The village of Desesti is about 30km northeast of Baia Mare, at the approximate half way point on the road to Sighetu-Marmatiei. Its tiny Unesco Orthodox church, built in 1770, has interior paintings, by Radu Munteanu, dating from 1780, depicting Sodom and Gomorrah. The church was struck by lightning in 1925, which destroyed much of the outer walls and the steeple. It’s back in fighting form now – fitted with a lightning conductor.
Near the church is a hundreds of years old oak tree, measuring at an admirably huge 4.5m in diameter. It’s been preserved as a monument to the extensive oak forest that once covered the area, which was slowly cut down to build homes.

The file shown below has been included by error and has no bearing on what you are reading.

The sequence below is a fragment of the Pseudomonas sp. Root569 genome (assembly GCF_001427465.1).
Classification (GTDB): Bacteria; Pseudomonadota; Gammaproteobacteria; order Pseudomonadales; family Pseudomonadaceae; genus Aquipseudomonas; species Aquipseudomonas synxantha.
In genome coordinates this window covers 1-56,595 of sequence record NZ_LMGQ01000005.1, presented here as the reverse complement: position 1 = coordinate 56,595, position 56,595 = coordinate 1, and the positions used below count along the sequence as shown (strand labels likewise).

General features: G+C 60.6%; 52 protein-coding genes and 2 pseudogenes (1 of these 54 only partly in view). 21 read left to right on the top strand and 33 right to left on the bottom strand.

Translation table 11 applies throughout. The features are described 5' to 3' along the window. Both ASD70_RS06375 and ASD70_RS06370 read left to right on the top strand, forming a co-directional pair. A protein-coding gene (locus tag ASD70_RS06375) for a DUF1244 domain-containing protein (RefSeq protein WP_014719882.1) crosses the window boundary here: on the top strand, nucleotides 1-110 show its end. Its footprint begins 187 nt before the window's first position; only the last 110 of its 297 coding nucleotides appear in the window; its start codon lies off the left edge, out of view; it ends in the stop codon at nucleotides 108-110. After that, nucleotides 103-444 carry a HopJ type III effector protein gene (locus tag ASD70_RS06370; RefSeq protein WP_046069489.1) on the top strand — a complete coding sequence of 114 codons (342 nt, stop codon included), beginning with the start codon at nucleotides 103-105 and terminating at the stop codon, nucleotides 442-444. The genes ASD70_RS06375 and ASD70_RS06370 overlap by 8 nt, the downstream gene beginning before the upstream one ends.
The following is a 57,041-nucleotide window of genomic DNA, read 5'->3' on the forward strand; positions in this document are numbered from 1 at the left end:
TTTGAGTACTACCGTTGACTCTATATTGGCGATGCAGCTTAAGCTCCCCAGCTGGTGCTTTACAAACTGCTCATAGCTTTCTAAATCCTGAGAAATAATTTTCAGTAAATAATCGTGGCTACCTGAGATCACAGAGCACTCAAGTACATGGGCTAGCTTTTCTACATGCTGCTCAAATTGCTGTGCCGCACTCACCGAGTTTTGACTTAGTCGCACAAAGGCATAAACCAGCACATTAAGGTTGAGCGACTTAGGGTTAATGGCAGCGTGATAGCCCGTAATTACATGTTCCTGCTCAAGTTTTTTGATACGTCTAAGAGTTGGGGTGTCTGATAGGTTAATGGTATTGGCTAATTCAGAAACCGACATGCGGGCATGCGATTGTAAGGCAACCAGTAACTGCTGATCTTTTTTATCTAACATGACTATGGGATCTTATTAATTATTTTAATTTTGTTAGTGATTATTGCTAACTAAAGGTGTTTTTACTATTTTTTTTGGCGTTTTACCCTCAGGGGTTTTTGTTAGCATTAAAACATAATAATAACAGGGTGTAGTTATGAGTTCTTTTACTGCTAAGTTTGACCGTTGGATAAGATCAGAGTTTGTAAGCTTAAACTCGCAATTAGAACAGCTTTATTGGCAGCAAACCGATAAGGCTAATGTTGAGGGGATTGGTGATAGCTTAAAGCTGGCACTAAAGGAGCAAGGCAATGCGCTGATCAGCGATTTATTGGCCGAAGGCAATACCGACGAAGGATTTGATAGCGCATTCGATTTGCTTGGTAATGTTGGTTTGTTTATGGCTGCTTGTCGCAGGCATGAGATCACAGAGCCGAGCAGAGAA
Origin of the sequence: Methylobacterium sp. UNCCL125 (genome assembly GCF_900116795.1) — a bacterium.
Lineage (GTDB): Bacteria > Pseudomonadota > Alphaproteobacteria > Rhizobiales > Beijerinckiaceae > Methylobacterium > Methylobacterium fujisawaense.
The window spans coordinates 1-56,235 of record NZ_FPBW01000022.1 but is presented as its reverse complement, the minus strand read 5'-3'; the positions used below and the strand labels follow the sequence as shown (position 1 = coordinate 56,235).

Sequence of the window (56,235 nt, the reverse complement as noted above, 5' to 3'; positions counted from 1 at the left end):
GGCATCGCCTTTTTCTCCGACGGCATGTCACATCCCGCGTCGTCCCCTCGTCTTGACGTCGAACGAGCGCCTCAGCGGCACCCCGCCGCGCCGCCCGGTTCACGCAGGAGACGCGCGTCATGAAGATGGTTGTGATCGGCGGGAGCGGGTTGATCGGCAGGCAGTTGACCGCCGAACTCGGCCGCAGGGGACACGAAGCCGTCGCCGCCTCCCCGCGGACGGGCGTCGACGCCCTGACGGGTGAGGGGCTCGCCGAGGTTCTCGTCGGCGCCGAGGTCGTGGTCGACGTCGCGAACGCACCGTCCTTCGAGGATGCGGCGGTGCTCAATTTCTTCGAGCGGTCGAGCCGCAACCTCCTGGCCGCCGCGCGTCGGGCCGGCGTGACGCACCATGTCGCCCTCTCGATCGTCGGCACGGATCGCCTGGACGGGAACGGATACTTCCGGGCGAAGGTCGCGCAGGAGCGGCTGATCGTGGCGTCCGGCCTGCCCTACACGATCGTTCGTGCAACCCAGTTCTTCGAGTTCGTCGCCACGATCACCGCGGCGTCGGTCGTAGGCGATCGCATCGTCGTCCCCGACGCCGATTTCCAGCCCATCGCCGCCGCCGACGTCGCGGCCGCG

The village of Mara, just a couple of kilometers south of Desesti, has some of the best examples of the classic Maramures elaborate wooden fences, a unique architectural feature of the region. Originally, they were a symbolic barrier between one’s home and the unknown outside world, and people placed money, incense and holy water under them for further protection against dark forces. In recent times, the spiritual importance of these fences has been overridden by the growing (and inevitable) social status attached to them.